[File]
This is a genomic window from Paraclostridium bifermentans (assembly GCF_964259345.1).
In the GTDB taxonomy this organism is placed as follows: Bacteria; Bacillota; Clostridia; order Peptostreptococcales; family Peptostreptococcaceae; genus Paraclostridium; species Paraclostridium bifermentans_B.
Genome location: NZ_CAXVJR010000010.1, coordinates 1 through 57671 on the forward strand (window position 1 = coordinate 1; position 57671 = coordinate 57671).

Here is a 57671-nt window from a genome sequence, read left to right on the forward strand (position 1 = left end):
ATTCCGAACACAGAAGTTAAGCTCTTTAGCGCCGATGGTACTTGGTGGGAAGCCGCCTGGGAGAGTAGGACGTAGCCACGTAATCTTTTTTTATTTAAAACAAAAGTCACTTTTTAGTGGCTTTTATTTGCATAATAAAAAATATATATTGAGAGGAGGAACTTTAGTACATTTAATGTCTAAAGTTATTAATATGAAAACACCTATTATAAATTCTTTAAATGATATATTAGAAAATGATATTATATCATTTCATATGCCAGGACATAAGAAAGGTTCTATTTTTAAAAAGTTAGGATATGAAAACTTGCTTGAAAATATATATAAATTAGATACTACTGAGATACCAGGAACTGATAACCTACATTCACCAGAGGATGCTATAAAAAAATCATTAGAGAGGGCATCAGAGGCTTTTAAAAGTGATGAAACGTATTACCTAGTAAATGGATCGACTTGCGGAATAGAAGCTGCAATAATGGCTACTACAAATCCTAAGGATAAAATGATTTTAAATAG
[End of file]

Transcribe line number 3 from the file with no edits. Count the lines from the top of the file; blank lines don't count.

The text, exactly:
Genome location: NZ_CAXVJR010000010.1, coordinates 1 through 57671 on the forward strand (window position 1 = coordinate 1; position 57671 = coordinate 57671).